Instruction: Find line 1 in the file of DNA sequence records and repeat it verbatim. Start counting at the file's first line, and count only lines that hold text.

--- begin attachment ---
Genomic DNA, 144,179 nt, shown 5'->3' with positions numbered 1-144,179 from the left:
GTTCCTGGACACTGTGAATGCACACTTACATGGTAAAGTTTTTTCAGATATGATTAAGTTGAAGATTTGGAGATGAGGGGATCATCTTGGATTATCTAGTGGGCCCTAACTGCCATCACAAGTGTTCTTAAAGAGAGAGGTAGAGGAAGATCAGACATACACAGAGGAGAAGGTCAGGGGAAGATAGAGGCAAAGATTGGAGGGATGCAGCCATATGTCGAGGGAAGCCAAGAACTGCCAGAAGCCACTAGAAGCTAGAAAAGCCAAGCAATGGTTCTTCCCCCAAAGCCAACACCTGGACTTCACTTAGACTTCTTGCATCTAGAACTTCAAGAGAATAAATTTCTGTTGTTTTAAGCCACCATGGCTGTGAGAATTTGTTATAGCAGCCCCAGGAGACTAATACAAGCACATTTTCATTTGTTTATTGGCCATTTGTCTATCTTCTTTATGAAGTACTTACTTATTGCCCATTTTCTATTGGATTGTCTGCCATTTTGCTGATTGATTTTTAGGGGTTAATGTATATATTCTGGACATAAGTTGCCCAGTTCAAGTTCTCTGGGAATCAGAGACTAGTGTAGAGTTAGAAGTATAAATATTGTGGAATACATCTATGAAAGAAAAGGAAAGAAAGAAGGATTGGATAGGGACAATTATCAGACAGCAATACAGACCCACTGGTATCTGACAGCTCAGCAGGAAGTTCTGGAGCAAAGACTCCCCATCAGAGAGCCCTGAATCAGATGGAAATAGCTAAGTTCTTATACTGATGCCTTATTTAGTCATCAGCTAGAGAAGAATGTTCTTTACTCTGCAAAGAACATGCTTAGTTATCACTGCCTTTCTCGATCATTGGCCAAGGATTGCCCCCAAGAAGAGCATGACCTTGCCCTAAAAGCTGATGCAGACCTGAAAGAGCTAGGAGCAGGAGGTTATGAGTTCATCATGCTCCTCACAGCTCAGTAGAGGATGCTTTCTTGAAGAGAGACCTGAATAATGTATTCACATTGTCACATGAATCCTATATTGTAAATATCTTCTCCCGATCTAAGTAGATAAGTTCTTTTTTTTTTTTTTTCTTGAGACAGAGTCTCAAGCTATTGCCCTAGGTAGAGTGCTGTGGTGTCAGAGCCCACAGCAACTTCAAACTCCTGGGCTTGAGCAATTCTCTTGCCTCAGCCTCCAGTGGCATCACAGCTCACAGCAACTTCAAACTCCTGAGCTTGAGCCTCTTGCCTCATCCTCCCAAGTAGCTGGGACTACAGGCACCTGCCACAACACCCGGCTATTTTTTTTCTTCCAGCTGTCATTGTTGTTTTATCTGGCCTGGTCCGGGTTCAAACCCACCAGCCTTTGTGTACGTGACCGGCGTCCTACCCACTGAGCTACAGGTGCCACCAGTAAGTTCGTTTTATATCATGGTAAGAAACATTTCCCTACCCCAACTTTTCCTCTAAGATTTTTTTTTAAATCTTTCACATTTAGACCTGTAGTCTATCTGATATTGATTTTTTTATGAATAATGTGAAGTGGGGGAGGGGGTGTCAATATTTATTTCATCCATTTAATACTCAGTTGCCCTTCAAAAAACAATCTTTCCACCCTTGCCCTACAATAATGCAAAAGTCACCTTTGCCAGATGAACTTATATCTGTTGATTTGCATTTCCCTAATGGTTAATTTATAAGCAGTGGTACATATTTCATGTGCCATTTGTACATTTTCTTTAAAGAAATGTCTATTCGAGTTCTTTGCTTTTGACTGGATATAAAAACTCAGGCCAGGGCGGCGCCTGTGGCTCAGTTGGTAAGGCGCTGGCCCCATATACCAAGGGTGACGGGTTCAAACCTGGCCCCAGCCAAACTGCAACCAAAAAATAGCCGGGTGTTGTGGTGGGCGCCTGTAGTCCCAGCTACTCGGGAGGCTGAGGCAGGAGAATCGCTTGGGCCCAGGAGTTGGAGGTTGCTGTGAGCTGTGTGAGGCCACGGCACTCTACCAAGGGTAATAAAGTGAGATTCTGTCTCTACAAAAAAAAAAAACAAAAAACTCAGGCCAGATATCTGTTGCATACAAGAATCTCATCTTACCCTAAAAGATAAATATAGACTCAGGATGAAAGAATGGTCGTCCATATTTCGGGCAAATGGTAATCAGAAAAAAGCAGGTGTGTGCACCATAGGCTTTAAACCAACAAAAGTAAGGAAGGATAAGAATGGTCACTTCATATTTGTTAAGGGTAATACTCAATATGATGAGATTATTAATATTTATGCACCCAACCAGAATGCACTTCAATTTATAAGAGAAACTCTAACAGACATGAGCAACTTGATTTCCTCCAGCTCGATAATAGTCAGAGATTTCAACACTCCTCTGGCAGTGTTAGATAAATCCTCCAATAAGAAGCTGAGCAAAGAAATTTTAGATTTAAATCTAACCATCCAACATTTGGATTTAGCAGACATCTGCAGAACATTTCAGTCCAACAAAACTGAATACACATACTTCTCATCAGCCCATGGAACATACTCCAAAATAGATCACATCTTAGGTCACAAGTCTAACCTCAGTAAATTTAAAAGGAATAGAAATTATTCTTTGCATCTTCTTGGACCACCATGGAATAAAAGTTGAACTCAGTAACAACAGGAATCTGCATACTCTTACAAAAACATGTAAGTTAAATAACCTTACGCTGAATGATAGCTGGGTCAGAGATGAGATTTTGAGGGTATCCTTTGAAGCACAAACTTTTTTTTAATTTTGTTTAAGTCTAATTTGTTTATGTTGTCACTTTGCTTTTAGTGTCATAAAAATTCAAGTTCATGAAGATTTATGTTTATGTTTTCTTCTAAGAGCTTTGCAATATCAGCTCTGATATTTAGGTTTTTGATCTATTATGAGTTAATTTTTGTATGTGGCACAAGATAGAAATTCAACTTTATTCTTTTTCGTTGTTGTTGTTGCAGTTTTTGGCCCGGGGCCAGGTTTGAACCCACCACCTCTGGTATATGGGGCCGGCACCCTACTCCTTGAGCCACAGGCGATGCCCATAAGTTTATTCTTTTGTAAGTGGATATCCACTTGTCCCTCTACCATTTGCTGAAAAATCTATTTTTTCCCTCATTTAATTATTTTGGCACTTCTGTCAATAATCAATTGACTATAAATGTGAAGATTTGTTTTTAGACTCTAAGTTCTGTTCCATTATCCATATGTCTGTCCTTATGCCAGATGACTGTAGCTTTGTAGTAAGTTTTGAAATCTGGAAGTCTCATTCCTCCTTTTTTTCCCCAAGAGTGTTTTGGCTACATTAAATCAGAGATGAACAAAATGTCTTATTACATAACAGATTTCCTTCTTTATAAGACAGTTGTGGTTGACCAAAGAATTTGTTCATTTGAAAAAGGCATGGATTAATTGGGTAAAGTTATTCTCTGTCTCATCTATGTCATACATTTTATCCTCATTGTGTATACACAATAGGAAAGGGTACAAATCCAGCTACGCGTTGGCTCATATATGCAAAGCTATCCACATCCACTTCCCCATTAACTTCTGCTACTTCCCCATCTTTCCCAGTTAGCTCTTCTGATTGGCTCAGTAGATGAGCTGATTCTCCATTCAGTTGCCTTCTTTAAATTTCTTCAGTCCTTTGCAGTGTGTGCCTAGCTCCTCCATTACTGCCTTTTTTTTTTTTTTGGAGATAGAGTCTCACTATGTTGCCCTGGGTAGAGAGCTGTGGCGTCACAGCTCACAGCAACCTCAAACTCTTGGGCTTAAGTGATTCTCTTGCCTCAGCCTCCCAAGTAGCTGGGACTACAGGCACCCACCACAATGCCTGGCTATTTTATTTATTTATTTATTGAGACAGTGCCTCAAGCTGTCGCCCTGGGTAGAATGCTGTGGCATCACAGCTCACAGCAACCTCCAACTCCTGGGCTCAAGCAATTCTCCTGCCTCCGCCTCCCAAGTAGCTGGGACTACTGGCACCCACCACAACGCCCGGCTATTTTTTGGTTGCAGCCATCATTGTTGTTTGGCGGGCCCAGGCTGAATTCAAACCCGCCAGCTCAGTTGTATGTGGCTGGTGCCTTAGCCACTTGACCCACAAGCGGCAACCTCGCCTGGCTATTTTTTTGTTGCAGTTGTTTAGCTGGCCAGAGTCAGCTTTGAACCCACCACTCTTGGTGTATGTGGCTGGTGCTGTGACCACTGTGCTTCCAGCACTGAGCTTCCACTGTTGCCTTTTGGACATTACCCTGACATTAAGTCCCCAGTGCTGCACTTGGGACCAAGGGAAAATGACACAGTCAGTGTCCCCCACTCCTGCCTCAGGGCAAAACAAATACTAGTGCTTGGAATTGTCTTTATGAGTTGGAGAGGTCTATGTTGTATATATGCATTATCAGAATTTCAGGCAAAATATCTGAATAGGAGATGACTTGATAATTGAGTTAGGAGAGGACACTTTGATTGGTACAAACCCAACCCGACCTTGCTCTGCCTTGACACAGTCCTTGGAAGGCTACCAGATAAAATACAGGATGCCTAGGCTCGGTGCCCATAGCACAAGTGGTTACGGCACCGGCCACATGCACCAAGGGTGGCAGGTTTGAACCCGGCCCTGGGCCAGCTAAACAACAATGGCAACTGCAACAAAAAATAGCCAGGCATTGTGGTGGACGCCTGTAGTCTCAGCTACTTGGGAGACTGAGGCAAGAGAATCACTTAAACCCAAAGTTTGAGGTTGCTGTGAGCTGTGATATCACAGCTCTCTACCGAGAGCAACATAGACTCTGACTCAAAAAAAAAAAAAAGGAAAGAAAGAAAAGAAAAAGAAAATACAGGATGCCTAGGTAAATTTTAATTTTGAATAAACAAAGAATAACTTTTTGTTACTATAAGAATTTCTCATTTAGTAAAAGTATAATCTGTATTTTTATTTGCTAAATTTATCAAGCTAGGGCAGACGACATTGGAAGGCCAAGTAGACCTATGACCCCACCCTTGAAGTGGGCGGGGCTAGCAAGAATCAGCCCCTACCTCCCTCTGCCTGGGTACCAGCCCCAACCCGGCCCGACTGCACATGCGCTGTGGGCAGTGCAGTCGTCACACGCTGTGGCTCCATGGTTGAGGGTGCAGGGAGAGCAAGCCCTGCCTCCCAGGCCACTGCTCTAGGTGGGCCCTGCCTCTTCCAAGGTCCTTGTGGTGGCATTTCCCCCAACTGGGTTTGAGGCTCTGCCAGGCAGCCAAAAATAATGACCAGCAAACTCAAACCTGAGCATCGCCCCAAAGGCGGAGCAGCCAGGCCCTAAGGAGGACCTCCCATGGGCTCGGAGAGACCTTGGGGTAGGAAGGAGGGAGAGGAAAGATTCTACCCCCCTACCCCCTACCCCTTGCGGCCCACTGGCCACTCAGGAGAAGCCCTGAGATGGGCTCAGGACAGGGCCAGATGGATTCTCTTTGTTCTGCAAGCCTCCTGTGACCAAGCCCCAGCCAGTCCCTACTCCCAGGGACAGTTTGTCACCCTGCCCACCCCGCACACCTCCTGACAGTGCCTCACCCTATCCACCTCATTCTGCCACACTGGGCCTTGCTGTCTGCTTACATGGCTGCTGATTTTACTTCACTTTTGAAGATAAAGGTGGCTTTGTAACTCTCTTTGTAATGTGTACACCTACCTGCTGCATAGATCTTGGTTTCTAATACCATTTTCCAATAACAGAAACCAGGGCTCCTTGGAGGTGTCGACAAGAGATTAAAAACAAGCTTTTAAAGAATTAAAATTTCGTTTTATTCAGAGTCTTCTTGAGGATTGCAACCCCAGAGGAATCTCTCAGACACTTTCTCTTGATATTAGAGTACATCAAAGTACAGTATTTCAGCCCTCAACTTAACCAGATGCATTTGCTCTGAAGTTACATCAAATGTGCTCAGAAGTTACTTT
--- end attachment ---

Genomic DNA, 144,179 nt, shown 5'->3' with positions numbered 1-144,179 from the left: